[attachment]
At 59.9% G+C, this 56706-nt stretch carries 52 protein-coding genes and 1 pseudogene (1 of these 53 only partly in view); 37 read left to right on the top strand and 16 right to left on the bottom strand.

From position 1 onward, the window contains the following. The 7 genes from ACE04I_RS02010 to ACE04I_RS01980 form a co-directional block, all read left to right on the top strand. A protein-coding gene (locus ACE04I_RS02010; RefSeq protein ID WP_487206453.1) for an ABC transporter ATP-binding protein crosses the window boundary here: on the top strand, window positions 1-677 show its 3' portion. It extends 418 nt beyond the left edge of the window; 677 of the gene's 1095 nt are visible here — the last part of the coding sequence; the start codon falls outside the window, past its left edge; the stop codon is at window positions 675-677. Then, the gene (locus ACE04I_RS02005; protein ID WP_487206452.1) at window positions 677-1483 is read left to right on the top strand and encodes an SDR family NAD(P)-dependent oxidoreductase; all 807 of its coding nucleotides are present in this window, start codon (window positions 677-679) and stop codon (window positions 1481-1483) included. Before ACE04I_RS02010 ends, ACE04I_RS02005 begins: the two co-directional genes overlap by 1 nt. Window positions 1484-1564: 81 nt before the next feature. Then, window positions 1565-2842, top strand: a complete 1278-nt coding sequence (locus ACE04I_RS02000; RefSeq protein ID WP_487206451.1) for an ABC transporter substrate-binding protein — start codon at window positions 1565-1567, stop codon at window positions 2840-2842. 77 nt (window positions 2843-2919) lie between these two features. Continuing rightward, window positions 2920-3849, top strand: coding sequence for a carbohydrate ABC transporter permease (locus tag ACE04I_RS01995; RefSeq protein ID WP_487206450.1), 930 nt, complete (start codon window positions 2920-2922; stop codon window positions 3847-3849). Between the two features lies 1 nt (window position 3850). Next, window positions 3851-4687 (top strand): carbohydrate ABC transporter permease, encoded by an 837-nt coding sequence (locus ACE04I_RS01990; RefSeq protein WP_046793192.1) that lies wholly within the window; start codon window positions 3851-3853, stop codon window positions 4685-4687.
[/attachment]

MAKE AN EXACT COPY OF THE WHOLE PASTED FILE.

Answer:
At 59.9% G+C, this 56706-nt stretch carries 52 protein-coding genes and 1 pseudogene (1 of these 53 only partly in view); 37 read left to right on the top strand and 16 right to left on the bottom strand.

From position 1 onward, the window contains the following. The 7 genes from ACE04I_RS02010 to ACE04I_RS01980 form a co-directional block, all read left to right on the top strand. A protein-coding gene (locus ACE04I_RS02010; RefSeq protein ID WP_487206453.1) for an ABC transporter ATP-binding protein crosses the window boundary here: on the top strand, window positions 1-677 show its 3' portion. It extends 418 nt beyond the left edge of the window; 677 of the gene's 1095 nt are visible here — the last part of the coding sequence; the start codon falls outside the window, past its left edge; the stop codon is at window positions 675-677. Then, the gene (locus ACE04I_RS02005; protein ID WP_487206452.1) at window positions 677-1483 is read left to right on the top strand and encodes an SDR family NAD(P)-dependent oxidoreductase; all 807 of its coding nucleotides are present in this window, start codon (window positions 677-679) and stop codon (window positions 1481-1483) included. Before ACE04I_RS02010 ends, ACE04I_RS02005 begins: the two co-directional genes overlap by 1 nt. Window positions 1484-1564: 81 nt before the next feature. Then, window positions 1565-2842, top strand: a complete 1278-nt coding sequence (locus ACE04I_RS02000; RefSeq protein ID WP_487206451.1) for an ABC transporter substrate-binding protein — start codon at window positions 1565-1567, stop codon at window positions 2840-2842. 77 nt (window positions 2843-2919) lie between these two features. Continuing rightward, window positions 2920-3849, top strand: coding sequence for a carbohydrate ABC transporter permease (locus tag ACE04I_RS01995; RefSeq protein ID WP_487206450.1), 930 nt, complete (start codon window positions 2920-2922; stop codon window positions 3847-3849). Between the two features lies 1 nt (window position 3850). Next, window positions 3851-4687 (top strand): carbohydrate ABC transporter permease, encoded by an 837-nt coding sequence (locus ACE04I_RS01990; RefSeq protein WP_046793192.1) that lies wholly within the window; start codon window positions 3851-3853, stop codon window positions 4685-4687.